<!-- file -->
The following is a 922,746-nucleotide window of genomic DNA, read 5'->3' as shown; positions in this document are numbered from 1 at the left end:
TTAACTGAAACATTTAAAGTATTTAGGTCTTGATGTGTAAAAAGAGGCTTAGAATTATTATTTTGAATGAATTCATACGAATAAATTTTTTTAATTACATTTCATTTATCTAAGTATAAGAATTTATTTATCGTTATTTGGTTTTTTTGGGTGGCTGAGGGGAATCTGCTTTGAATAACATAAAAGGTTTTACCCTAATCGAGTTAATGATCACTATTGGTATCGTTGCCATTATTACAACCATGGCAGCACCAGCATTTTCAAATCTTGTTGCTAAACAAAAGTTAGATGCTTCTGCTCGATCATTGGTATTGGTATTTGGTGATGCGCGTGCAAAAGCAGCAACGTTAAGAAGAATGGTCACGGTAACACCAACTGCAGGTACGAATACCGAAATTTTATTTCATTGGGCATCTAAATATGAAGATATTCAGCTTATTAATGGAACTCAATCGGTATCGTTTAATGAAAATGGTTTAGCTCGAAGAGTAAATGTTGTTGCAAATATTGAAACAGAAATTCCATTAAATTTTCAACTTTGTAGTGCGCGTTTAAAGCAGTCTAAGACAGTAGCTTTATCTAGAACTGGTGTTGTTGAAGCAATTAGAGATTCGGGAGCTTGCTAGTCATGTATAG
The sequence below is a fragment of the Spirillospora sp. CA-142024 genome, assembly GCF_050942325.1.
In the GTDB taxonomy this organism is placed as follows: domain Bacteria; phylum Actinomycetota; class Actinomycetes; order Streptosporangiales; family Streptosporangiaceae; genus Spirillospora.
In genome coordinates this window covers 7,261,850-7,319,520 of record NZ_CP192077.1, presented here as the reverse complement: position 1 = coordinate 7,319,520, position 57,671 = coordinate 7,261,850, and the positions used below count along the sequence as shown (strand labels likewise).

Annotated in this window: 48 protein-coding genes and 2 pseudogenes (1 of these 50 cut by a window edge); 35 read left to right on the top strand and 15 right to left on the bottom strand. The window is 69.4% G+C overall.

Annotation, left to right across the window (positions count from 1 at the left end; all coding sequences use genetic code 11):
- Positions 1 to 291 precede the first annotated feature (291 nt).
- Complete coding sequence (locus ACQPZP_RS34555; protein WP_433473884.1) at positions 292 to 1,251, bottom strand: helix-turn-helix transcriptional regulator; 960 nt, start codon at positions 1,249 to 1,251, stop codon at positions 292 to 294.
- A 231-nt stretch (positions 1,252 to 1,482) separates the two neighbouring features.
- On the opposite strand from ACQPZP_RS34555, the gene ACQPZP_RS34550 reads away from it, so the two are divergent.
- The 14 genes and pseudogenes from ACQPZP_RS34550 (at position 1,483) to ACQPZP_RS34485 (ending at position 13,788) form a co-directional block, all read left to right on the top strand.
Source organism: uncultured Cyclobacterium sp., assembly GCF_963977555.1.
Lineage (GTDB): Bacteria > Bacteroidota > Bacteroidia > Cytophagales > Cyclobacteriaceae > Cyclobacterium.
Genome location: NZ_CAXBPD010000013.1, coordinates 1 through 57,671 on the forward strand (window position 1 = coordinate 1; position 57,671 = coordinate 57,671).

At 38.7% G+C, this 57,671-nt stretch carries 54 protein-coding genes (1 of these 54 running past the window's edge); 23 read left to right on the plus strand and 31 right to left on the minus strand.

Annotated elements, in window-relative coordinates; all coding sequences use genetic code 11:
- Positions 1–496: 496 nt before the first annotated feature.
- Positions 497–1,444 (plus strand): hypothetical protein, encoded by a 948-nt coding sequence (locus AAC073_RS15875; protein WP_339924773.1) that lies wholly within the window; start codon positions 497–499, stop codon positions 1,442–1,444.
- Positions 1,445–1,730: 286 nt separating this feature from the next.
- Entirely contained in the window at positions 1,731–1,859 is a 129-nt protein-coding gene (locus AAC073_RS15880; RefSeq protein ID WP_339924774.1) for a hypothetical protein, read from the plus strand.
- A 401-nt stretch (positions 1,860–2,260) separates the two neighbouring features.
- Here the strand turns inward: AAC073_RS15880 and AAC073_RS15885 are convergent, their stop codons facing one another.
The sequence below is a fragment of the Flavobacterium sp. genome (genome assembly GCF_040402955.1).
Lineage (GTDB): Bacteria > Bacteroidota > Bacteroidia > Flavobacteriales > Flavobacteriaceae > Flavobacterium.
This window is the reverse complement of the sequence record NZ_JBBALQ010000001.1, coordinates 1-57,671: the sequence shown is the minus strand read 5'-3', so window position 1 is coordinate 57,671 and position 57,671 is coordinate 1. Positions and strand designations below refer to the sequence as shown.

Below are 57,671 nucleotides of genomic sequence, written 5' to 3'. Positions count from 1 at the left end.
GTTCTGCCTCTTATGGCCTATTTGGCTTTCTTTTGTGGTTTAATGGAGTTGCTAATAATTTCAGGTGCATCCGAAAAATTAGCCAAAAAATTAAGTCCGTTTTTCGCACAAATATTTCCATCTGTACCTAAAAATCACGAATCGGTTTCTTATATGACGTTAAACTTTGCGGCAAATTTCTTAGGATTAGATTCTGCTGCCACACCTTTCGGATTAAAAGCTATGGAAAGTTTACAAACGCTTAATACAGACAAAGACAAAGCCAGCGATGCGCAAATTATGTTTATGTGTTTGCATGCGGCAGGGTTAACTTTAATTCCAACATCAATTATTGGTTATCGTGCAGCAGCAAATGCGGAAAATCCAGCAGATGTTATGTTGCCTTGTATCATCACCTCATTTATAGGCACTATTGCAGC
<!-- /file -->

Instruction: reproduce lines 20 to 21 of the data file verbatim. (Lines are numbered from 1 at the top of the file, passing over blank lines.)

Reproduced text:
- Positions 1,445–1,730: 286 nt separating this feature from the next.
- Entirely contained in the window at positions 1,731–1,859 is a 129-nt protein-coding gene (locus AAC073_RS15880; RefSeq protein ID WP_339924774.1) for a hypothetical protein, read from the plus strand.